Loading the Optimal WordPress Object Cache Implementation

Out of the box, WordPress has pretty great support for external object-cache implementations. Even its built-in object-caching helps WordPress be more performant and avoids redundant non-performant function calls and DB lookups.

One of the challenges we have faced at WebDevStudios is the way WordPress handles including/loading an external object cache and determining whether the default implementation is used. I won’t go into all the details, but the part we have had issues with is the fact that if there is an object-cache.php file in the wp-content directory, WordPress assumes an external object cache exists and it should not include or perform its built-in object-caching implementation.

The issues we have had are outlined below:

  1. We keep the code to be deployed to production in version control. This means we want/need to keep the object-cache.php file in the wp-content directory.
  2. WordPress object-cache plugins generally expect the user to transfer the object-cache.php file from the plugin’s directory directly to the wp-content parent directory.
  3. We prefer to keep the plugin’s object-cache.php file inside the plugin’s directory, NOT in the wp-content parent directory. This is because A) we often use the object-cache plugin as a Git submodule, and B) we want to check if our object cache backend (in this case, Redis) exists in the system before actually including the file.
  4. In order to accomplish #3, we place a custom object-cache.php file in wp-content which simply checks if the Redis backend exists, and if so, loads the ACTUAL object-cache.php from the plugin directory.
  5. WordPress assumption takes place, and our local and/or development sites’ performance is severely impacted (as they do not always have the external object-cache backend).

As the WordPress codebase doesn’t offer a direct way to change this behavior, we’ve developed a sort of wp-content/object-cache.php “hack” file to make it all happen.

<?php

// If Redis exists and redis server is configured,
if ( class_exists( 'Redis' ) && isset( $GLOBALS['redis_server'] ) ) {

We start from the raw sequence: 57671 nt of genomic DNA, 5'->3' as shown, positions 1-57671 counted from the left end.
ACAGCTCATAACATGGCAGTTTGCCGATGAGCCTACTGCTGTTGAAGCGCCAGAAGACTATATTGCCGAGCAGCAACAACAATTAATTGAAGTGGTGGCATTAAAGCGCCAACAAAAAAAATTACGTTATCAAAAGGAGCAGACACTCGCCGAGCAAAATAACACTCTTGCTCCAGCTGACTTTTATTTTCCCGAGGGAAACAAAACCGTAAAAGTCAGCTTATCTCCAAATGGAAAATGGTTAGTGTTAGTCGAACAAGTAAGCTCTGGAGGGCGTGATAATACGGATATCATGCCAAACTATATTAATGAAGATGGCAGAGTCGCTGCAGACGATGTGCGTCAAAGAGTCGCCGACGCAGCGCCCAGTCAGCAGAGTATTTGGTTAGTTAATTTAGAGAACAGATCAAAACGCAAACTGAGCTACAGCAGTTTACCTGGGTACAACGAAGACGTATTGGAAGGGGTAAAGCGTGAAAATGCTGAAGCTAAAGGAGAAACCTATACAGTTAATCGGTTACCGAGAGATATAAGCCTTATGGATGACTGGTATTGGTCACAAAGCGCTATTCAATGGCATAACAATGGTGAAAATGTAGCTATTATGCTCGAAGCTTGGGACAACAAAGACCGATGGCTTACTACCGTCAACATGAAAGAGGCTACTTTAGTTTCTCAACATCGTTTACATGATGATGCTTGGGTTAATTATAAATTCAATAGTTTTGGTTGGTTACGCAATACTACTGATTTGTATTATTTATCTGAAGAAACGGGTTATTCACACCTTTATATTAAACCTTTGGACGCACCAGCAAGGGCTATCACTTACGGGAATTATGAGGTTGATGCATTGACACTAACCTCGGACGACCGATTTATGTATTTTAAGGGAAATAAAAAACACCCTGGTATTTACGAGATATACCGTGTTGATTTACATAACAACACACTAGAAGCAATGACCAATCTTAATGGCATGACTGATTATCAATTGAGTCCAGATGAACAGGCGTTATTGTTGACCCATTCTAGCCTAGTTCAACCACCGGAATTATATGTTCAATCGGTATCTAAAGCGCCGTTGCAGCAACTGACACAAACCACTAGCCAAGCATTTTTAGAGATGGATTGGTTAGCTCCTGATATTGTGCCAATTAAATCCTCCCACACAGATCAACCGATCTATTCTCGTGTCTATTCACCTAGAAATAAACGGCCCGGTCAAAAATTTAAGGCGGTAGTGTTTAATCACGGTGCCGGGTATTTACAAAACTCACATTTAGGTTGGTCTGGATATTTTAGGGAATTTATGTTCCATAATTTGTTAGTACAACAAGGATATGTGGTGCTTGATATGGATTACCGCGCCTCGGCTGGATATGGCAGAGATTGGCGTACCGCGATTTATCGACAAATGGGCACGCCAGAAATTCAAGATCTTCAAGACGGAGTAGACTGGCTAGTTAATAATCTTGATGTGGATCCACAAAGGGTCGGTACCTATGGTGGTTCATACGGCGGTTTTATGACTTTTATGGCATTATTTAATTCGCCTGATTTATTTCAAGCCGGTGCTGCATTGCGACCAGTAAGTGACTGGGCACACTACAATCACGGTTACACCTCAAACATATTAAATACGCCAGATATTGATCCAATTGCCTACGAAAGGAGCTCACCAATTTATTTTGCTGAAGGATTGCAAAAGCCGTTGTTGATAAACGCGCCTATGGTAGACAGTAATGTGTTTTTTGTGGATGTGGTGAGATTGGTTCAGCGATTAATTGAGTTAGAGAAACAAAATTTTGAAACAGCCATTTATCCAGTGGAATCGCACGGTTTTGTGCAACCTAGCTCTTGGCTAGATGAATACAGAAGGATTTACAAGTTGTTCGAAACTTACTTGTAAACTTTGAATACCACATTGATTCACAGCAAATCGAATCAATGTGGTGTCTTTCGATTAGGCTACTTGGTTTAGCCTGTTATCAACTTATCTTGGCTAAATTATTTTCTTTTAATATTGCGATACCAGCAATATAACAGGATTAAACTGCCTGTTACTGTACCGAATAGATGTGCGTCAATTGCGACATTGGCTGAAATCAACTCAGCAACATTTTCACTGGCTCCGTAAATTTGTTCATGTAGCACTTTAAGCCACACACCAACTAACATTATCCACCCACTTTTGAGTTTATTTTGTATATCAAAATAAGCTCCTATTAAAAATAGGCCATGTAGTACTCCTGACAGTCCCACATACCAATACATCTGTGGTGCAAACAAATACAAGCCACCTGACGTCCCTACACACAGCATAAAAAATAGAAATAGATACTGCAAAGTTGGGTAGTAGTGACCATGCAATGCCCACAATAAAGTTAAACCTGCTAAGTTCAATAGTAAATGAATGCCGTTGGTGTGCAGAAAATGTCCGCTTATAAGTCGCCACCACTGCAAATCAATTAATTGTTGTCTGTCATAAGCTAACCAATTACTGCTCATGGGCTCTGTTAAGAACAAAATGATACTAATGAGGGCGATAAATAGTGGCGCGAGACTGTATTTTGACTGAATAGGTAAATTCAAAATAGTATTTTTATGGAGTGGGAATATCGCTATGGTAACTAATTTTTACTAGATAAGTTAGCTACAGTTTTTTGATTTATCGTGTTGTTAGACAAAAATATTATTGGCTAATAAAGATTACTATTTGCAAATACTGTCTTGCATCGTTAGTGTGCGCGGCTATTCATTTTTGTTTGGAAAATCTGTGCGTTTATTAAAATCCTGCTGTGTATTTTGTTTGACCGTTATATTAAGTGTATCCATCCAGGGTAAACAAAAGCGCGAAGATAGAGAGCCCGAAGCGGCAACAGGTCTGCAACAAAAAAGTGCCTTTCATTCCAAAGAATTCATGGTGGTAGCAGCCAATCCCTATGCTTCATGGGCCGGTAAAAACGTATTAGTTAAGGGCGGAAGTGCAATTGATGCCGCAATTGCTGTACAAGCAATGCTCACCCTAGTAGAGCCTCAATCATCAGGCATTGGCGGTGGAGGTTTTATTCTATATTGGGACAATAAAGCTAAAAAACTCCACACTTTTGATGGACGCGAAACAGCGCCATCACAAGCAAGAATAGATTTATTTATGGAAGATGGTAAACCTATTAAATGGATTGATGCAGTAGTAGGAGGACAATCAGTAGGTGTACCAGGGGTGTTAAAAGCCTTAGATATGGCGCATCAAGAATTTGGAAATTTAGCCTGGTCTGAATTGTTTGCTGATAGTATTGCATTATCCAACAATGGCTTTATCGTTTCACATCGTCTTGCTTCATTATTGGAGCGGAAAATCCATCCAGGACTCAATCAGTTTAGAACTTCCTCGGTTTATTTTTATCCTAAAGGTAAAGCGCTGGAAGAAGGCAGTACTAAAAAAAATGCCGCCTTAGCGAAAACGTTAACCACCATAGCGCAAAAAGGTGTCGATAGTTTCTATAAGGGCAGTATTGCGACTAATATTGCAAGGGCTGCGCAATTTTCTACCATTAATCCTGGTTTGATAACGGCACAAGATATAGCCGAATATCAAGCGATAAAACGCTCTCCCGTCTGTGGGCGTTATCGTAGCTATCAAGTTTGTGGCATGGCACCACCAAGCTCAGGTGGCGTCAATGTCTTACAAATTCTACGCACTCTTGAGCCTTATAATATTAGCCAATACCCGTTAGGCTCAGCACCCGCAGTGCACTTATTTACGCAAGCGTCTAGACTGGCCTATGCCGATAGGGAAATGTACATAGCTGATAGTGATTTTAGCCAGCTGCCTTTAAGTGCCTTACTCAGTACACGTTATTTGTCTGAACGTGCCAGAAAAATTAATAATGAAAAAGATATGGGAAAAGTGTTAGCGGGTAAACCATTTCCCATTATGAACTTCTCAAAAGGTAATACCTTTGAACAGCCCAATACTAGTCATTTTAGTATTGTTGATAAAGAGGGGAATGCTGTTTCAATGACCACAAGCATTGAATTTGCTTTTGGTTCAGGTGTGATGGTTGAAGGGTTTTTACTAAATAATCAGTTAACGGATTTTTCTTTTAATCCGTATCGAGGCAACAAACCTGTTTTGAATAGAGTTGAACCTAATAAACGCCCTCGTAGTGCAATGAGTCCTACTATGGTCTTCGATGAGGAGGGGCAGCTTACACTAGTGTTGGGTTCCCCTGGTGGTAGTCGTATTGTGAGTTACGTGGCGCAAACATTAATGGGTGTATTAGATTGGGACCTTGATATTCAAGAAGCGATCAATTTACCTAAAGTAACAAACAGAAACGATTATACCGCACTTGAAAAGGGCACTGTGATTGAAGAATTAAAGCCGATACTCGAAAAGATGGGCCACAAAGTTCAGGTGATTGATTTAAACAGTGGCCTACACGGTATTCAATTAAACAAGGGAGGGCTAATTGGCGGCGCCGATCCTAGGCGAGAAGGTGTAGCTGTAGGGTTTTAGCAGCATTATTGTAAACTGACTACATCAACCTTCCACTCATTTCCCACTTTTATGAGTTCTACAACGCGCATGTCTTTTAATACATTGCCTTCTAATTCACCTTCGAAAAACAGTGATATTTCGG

// Then load our object cache plugin.
    require_once 'plugins/wp-redis/object-cache.php';
}

/*
 * If we can't use the object-cache, we need some trickery
 * for WP to believe we aren't actually using an object-cache
 * (which it assumes since we have this file)
 */
else {

    // Helper/callback.
    function set_wp_using_ext_object_cache_to_false() {
        wp_using_ext_object_cache( false );
    }

    /*
     * Set to false now.
     * (After this file loads, WP resets to true.)
     */
    set_wp_using_ext_object_cache_to_false();

    /*
     * Loads and caches certain often requested site options. Need
     * to do manually now because it will not run later when
     * wp_load_core_site_options is set to false.
     */
    wp_load_core_site_options();

    // Include the built-in WP object-caching.
    require_once( ABSPATH . WPINC . '/cache.php' );

    // Hook in to reset to false,
    add_action(
        'muplugins_loaded', // To the earliest hook,
        'set_wp_using_ext_object_cache_to_false',
        -9999 // At a super early priority.
    );
}

What this file does is:

  1. Check if A) the object-cache backend exists, and B) the object-cache configuration exists (line 4).
  2. If both conditions are met, load the actual object-cache.php (line 7) from the plugin’s directory. So far, this is what we’ve already discussed in #4 in the outline above.
  3. If one of the conditions listed above fail, then we proceed to our “hack” (line 15).
    1. Tell WordPress that we are NOT using an external object cache (line 26).
    2. Call wp_load_core_site_options() to ensure certain often requested site options are cached while WordPress thinks we do not have an object-cache (line 33).
    3. Include WordPress’ built-in object-caching implementation (line 36).
    4. Hook in to the earliest possible hook, 'muplugins_loaded', at the earliest (well, within reason) priority order (line 39-43).
    5. The hook callback will (again) tell WordPress that we are NOT using an external object cache.

Even though we told WordPress that we are NOT using an external object-cache, WordPress resets it to true as soon as the wp-content/object-cache.php file is included. Why? because A) it found that the wp-content/object-cache.php file existed, and B) that the `wp_cache_init` function existed (because we included ABSPATH . WPINC . '/cache.php'). So, even though we included the built-in object-caching functionality, without the final bit (the early hook/callback), WordPress will not actually perform its built-in object-caching duties as it would still believe we are taking care of it with an external object-cache solution. Whacky, right?

With the above solution, if our conditions fail and we cannot use our external object cache, we’re essentially telling WordPress, “No…no, we are NOT using an external object cache. Get back to work.”

More resources for learning about WordPress object cache:

CREAM! Cache rules everything around me! #beardandshirt @webdevstudios #webdevstudios #wordpress #webdev #webdesign #webapps

A post shared by Brian Messenlehner (@bmess_wordpress) on

Posted in Tutorial WordPress and tagged with C.R.E.A.M. caching Object Cache object-cache.php Redis Snippets

9 thoughts on Loading the Optimal WordPress Object Cache Implementation

Have a comment?leave a reply

Your email address will not be published.